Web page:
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Thinning hair? Ways to prevent hair loss

Lynnette Peck / 18 January 2016 ( 17 January 2017 )

Concerned about your hair thinning out? We look at ways to help prevent hair loss - from experts and at-home treatments.

Thinning hair
One third of women in the UK suffer from hair loss or thinning

For both men and women, thinning hair and hair loss is a major concern as we grow older.  However, there are ways to try and prevent this with help and advice from experts and at-home treatments.

It’s normal to lose 100 hairs per day, no matter your age, but this number can significantly increase as time goes on. Hair follicles get smaller with age and many hair follicles stop producing new hair.

What causes hair loss?

Genetic hair loss, or androgenic alopecia can be inherited maternally or paternally and is by far the commonest form of hair loss. It also becomes more common as we age. Both sexes can suffer from genetic hair loss: in men it is called male pattern baldness, while for women the condition is named female pattern hair loss.

The late trichologist Philip Kingsley, who tended to the locks of actress Audrey Hepburn, said that one third of women in the UK are suffer from some form of hair loss or thinning.

Preventing hair loss

Women and hair loss

In a study of over 2,000 women in the UK, it was found that half of sufferers were aged between 45-64 (51%). Hair loss and thinning often prevents women from socialising and can affect self-esteem, with 47% no longer going to social events, 40% feeling less confident and 51% no longer like having their picture taken.

The team at Philip Kingsley commented: “Hair loss is extremely complicated and the unfortunate aspect is that the person is not aware of reduced volume (thinner hair) until they have lost 15% of volume, which means it started long before they noticed it. Some do not seek help early enough or from true hair and scalp experts to solve the problem successfully.”

Their approach to regaining hair volume is an at-home treatment called ‘Trichotherapy by Philip Kingsley’ which combines a protein spray, scalp drops and dietary supplements for a three-pronged approach. You can also visit the experts at the Philip Kingsley clinics for treatments.

One of Philip Kingsley’s previous clients Fiona Campbell, 57, says: “Following an illness last year, my hair felt thin, lacking body and difficult to manage.  It also appeared to be receding around the hairline and crown. It affected my self-confidence and made me feel older.” She noticed that after eight weeks of Trichotherapy, her hair was in better condition, growing faster and appeared stronger.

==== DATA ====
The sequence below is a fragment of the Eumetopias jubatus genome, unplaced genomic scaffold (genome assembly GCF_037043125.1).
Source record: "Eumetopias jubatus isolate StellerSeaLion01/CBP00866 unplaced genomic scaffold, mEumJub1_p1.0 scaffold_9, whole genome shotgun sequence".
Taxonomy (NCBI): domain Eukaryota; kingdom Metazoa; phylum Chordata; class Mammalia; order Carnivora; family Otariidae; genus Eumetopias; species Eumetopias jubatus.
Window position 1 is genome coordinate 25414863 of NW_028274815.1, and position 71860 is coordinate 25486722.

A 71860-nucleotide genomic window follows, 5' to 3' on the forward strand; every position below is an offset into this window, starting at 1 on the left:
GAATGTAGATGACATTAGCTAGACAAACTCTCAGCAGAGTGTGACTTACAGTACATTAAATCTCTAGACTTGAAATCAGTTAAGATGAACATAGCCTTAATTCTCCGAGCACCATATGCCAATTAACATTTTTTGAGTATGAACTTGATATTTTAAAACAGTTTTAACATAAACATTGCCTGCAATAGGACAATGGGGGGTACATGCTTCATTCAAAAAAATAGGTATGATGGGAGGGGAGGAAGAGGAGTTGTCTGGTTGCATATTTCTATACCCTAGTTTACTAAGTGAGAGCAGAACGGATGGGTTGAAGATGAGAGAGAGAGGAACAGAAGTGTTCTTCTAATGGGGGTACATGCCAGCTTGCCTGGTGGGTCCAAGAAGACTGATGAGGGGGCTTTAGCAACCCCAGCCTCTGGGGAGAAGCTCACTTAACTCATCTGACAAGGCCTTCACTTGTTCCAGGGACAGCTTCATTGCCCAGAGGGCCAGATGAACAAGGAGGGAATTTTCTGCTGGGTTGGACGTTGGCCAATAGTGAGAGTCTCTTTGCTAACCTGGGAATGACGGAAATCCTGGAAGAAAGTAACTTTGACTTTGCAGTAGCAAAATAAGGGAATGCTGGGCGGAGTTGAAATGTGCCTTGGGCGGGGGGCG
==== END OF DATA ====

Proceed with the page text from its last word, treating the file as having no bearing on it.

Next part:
After 12 weeks’ use Fiona reported: “I almost feel I have been able to halt the ageing process on my hair in some way.”

Tips for getting fuller-looking hair

Why does hair fall out?

But if you have noticed that you are losing more hair in autumn than usual, then this is simply down to the time of year. Our hair grows from between two to six years and usually 90% of our hair is growing while the other 10% is ‘resting’ (the Telogen period) before it falls out.

Then the individual hair follicles will rest, before starting this cycle again. On average this takes place in July, so by autumn the hair is in the process of falling out. This is thought to be evolutionary as the scalp holds on to hair in summer to protect it from heat.

Hair care for the over-50s

How can I boost my hair health?

Diet of course plays an important role in hair health too and trichologist Trisha Buller says: “Nutrition, minerals and vitamins (such as supplements, biotin and zinc) play an important role in maintaining healthy hair growth, therefore a balanced diet is essential.

“When we’re under stress or have experienced ill health, it will have an adverse effect on our hair. I am seeing more and more people complaining of fine, weak, limp hair lacking in shine and lustre.”

Nutritionist Angela Dowden agrees and says: “Strong, beautiful hair is not essential to health, so the hair follicle is one of the last tissues to receive nutrients, so deficiencies can affect hair. Because hair is mostly protein, I'd recommend eating at least two portions (75-100g each) of protein-rich foods.

“Other ingredients such as essential fatty acids, iron, silica, biotin and zinc are important for hair growth and preventing brittle, unhealthy looking hair. The perfect diet is difficult to achieve, so supplements are useful.”

*Any type of hair loss can be distressing, so you should see your GP if you're worried about it. Plus a number of charities, such as Alopecia UK, have support groups and online forums where you can talk to others who are experiencing hair loss.

Next article: Get fuller hair today >>>


The opinions expressed are those of the author and are not held by Saga unless specifically stated. The material is for general information only and does not constitute investment, tax, legal, medical or other form of advice. You should not rely on this information to make (or refrain from making) any decisions. Always obtain independent, professional advice for your own particular situation.

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